Figdor is referring to plans by Canadian pipeline operator Enbridge to reverse the flow of its Line 9, which runs between Sarnia, Ontario, and Montreal. Enbridge spokesperson Graham White said the company would be transporting Alberta oil sands through the pipeline, as well as other crudes to two refineries that could handle the new influx of oil.

Figdor, however, said those Canadian refineries don’t have sufficient capacity, and that if the Canadian government allows the reversal, oil sands would be “on the doorstep of Maine,” needing only a presidential permit to send tar sands south across the Maine border to awaiting ships in Portland.

“The critical issue is that oil floats and tar sands sink,” she said. “So, when we’re thinking about what this project might mean, to the Lakes Region and Windham, we have to think what a tar-sands oil spill could mean, and once you have a spill, there is no going back. It would change Sebago Lake forever. It is so different and as such poses grave risk to our land and water.”

Figdor clarified after the meeting that the presidential permit is also “up in the air.” Figdor said Portland Pipeline already has a permit dating from 1999, but that a change in product – from light crude to oil sands – could put that permit up for review. She is unclear whether that is the case, however, which is why her group and others are pushing local governments along the pipeline to pass resolutions asking for federal officials to conduct an environmental review.

Annable, the Canadian consul, drove two-and-a-half hours to speak for a few minutes at the hearing, which limited most public input to three minutes.

Neither Annable nor the officials from the American Petroleum Institute and Portland-Montreal Pipeline told town staff prior to the meeting that they would be in attendance, so Figdor was alone on the dais and afforded a lengthy presentation, while the others had to speak during public comment, which is limited to three minutes. However, Wilson, the pipeline executive, was given about 10 minutes to speak by Vice Chairman Kevin Call, who oversaw the meeting in Chairman Matthew Noel’s absence. Councilor Peter Anania was also absent.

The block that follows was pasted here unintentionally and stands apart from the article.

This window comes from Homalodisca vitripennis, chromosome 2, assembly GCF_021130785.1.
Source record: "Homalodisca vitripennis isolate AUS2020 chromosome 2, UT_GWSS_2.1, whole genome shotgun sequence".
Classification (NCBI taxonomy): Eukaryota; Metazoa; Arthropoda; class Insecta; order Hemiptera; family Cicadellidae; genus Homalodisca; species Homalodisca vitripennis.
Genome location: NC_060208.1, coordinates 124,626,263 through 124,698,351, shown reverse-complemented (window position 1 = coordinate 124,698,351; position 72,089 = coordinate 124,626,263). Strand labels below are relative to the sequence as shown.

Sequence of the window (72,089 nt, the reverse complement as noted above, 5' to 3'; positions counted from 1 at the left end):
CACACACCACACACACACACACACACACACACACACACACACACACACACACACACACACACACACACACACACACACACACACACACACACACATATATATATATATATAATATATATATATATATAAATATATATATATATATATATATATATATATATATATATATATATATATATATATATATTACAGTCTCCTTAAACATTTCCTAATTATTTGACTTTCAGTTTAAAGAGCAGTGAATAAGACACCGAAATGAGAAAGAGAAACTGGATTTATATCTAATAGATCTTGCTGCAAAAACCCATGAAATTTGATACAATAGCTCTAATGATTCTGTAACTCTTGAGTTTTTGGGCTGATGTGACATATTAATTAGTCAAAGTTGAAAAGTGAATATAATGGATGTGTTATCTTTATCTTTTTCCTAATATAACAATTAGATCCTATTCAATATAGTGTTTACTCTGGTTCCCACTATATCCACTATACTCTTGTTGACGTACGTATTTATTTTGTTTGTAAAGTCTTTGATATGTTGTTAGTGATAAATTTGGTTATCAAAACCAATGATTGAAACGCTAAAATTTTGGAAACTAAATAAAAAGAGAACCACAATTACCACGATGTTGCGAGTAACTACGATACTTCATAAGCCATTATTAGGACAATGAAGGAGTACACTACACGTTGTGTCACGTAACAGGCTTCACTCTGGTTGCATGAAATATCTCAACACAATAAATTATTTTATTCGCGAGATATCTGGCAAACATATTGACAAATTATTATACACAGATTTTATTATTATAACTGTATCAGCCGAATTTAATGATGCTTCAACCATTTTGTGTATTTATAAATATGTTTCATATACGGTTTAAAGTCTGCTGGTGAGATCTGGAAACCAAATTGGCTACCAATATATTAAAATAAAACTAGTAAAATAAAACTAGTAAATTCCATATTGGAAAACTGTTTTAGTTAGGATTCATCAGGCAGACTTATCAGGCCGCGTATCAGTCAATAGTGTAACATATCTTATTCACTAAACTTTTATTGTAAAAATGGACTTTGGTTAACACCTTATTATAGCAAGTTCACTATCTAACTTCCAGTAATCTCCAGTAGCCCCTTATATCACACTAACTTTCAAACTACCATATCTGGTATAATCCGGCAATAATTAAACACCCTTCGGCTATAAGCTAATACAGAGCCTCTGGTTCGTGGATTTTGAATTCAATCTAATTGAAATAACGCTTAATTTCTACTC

Annable said after the meeting that he came to Windham to defend the oil sands industry, which he said is being grossly misrepresented by activists such as Figdor.

“Our mandate is not only to strengthen relations between Canada and the United States but also to defend Canada’s interests when we see issues like this come up,” Annable said. “And a lot of the story is getting lost in terms of a lot of the environmental improvement that has happened since the 1990s in terms of new technologies [at the Albertan oil fields] that have reduced greenhouse gas emissions.

“We’re looking at new mining techniques, which are much less intrusive to the land… But I think the most important thing for me is to deliver the message that both the federal and Alberta governments take the responsibility very seriously regarding development of oil sands in terms of strict regulation and environmental improvement.”

Since all sides of the issue could not be thoroughly heard Monday night, councilors discussed the possibility of holding a second informational meeting.

Addressing Wilson’s request to come before the board, Call said Windham “will make good” on an invitation to the industry or others that support oil sands transport through the region, “so we will make time for you to present your case,” Call told Wilson after Wilson requested a “fair shake.”

Shuer, one of the organizers of the event, said he, too, would welcome an additional hearing.

“I think it’s important to engage a discussion which needs to take place in this community,” he said. “I would personally advocate for a public forum with a facilitator, much as we had for the sewer issue this fall.”

Shuer is holding out hope that the Windham council signs a resolution against so-called tar sands, but he’d prefer a town meeting vote on the issue, similar to Casco, which approved a resolution in mid-January.

The Raymond Board of Selectmen is also discussing tar sands with Figdor at its regular meeting Tuesday, Feb. 12. As of yet, board Chairman Sam Gifford said no others have come forward to offer testimony in Raymond.

“I think the more people we hear from on any issue, the more of a democracy we have,” Shuer said. “And I think that’s what the sewer referendum was all about. And the number of people who were in this room tonight encourages me and matters to me.

“Yes, some rules were suspended, but the fact that we could engage in a conversation I thought was a good thing.”

A tar-sands protest rally held last weekend in Portland drew more than 1,000 people, organizers reported. Windham discussed the controversial issue Tuesday.Courtesy photo